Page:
Constructing new ways of achieving economic redistribution is the key to resolving many global problems. If wealthy people progressively care less for the lives of those whom they relegate to living under inhumane conditions, the lives of the wealthy will become more meaningless and inhuman to the underprivileged masses. This global trap in which neither rich nor poor care if millions of the other group should die is the recipe for persistent conflict and unnecessary loss of life on a grand scale. While economic equality is an impossible goal, narrowing of the current gap is surely well within our grasp. Debt relief, various forms of taxation, such as the Tobin tax on currency trades across borders (which could generate US$100–300 billion per year) and environmental taxes, have been suggested as means of facilitating the development of the solidarity required for peaceful coexistence in a complex world.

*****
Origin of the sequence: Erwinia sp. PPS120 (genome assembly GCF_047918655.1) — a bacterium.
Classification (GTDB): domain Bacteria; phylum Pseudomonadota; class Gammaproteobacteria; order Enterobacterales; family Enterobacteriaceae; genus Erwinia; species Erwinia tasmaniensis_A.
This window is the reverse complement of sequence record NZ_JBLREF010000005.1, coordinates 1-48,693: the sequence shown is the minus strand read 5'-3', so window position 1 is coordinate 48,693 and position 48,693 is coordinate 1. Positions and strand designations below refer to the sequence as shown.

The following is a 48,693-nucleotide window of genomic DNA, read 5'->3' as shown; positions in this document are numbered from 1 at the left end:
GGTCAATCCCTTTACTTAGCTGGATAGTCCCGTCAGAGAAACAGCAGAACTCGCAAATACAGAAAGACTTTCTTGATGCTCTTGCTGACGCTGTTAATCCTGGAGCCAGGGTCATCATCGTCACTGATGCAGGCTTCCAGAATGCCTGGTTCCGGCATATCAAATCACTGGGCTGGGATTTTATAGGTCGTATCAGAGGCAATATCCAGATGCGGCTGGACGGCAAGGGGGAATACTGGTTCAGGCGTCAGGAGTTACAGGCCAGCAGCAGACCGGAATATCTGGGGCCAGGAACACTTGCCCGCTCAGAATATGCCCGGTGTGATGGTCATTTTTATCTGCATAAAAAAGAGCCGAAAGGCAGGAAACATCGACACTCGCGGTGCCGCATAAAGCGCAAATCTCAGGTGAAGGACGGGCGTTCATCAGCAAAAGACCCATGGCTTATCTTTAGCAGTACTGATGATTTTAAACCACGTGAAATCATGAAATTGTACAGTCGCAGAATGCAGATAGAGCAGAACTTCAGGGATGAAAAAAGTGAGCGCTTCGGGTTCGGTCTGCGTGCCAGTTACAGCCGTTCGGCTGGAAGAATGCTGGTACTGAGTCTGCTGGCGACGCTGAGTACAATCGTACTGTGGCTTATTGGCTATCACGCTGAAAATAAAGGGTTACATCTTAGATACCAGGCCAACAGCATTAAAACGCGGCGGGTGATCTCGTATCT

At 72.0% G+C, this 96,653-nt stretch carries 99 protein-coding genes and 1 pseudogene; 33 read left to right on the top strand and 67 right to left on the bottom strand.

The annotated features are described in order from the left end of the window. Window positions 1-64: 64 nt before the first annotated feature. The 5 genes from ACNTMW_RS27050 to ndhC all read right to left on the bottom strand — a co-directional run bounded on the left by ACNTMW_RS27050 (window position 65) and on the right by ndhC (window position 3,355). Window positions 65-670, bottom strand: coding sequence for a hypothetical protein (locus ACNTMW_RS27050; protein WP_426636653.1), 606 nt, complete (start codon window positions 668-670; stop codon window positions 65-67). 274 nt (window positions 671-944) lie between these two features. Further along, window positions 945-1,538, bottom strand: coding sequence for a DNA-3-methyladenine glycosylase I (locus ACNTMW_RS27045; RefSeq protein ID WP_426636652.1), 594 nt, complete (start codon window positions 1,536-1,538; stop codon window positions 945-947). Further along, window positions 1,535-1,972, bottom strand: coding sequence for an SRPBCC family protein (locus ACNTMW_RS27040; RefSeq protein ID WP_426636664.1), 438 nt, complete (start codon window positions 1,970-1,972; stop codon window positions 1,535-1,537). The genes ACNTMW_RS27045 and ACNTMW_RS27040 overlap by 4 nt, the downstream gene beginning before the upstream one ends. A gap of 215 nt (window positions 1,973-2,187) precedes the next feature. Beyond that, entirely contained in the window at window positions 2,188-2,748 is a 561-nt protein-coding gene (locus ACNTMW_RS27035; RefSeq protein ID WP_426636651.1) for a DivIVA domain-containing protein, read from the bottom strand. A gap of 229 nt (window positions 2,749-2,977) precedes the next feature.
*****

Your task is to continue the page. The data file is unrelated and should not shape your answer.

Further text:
(Solomon R. Benatar, Abdallah S. Daar, and Peter A. Singer, "Global Health Ethics: The Rationale for Mutual Caring," International Affairs 79 [January 2003]: 107-38, at 137 [footnote omitted])